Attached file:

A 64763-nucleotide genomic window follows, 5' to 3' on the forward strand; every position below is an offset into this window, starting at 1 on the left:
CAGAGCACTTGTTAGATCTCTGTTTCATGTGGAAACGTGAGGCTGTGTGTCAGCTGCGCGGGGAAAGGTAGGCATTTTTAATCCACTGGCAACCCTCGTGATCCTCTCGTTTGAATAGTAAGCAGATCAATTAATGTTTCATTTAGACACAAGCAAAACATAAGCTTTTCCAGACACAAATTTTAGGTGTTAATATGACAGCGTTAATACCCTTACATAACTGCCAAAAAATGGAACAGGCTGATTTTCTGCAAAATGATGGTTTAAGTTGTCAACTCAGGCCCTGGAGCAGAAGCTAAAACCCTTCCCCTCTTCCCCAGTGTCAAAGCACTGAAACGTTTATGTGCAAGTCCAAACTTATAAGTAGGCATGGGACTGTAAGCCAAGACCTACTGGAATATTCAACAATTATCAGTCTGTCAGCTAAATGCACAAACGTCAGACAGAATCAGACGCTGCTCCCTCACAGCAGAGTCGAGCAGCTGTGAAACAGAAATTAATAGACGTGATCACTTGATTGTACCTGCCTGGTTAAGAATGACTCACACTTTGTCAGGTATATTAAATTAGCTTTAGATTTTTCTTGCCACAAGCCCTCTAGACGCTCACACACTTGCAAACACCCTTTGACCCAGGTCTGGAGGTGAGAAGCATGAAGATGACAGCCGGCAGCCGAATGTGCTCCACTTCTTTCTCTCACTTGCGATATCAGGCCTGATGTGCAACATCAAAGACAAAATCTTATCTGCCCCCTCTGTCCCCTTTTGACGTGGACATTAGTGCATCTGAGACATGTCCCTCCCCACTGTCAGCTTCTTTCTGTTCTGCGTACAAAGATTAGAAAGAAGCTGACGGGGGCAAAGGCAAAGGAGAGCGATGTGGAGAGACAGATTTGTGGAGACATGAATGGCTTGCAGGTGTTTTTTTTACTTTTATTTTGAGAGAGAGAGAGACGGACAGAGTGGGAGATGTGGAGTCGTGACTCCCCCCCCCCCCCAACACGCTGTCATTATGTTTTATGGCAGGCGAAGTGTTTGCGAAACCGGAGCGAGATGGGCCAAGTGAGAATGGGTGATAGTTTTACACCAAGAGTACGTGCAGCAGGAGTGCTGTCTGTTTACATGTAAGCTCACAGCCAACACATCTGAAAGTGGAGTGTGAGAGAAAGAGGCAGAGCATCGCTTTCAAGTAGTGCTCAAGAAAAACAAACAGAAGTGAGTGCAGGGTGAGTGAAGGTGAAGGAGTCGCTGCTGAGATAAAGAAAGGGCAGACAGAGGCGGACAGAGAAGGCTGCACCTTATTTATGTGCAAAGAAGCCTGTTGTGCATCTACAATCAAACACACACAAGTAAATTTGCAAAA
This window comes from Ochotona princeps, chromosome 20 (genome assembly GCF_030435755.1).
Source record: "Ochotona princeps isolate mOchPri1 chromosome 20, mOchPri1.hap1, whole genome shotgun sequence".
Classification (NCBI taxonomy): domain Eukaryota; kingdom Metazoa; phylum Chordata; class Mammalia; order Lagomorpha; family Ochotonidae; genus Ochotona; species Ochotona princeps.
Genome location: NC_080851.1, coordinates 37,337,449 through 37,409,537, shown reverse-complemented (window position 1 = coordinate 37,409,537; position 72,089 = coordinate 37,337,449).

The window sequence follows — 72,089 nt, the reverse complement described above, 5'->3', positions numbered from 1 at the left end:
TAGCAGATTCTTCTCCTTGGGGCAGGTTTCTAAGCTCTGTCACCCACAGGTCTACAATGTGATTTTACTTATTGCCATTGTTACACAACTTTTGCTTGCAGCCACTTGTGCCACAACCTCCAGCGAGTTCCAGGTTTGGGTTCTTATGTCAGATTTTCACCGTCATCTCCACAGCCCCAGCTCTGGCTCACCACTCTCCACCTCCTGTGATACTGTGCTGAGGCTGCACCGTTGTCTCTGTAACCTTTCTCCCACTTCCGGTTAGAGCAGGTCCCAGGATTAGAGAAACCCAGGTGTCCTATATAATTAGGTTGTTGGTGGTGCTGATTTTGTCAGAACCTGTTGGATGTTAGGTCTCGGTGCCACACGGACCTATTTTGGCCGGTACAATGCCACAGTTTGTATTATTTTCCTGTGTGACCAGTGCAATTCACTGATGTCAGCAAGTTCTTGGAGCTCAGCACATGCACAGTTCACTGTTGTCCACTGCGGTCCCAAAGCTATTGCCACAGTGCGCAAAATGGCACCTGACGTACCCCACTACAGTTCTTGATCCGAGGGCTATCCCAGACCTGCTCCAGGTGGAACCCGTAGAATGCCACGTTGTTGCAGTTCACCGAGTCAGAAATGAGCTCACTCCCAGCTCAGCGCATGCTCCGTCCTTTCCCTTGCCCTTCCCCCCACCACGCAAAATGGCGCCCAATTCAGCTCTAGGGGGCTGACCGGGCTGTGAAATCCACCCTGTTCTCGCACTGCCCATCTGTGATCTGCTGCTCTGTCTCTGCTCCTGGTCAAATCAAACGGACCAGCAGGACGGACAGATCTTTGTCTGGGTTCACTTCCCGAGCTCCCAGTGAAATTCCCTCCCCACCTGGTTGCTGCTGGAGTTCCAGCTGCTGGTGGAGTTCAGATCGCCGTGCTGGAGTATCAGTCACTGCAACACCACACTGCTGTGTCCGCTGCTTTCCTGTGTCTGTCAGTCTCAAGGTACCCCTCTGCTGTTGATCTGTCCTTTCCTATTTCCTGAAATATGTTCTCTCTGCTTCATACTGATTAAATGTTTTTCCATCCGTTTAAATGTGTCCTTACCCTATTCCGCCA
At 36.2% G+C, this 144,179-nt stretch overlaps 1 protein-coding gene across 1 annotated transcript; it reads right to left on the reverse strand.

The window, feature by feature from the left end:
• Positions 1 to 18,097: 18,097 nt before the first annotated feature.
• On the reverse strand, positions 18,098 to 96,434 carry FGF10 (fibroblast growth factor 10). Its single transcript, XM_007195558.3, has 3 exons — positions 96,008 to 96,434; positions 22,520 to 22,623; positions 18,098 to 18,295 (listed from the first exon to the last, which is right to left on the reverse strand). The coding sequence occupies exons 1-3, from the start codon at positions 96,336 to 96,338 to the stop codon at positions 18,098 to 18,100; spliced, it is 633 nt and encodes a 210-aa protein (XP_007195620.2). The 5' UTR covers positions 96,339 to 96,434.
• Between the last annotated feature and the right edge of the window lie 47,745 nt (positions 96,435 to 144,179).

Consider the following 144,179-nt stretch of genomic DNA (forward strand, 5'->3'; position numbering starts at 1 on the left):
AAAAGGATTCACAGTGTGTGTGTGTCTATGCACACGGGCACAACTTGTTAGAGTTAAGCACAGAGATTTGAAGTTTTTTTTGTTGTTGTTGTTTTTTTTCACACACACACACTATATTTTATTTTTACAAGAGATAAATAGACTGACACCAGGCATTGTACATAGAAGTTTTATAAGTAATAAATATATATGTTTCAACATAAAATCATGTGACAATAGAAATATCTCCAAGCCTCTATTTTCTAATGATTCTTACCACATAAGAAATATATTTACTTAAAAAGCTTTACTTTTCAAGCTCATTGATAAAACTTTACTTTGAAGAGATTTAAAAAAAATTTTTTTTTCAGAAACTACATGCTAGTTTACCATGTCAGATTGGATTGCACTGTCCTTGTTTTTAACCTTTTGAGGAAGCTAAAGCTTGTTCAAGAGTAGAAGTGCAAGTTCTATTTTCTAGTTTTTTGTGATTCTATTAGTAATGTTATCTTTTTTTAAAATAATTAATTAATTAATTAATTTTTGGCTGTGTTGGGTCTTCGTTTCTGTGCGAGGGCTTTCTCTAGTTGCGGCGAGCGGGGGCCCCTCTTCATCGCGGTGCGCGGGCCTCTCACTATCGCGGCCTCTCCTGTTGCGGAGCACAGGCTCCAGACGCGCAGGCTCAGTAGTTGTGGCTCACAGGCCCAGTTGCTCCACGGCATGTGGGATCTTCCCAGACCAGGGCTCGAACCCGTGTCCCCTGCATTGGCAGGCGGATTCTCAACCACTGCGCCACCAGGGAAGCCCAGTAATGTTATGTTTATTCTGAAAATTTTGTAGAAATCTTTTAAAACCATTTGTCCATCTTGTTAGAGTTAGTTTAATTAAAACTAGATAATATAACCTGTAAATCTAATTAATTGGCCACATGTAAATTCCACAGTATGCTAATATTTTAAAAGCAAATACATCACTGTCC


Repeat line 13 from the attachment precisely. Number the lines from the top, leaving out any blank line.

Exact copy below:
• Between the last annotated feature and the right edge of the window lie 47,745 nt (positions 96,435 to 144,179).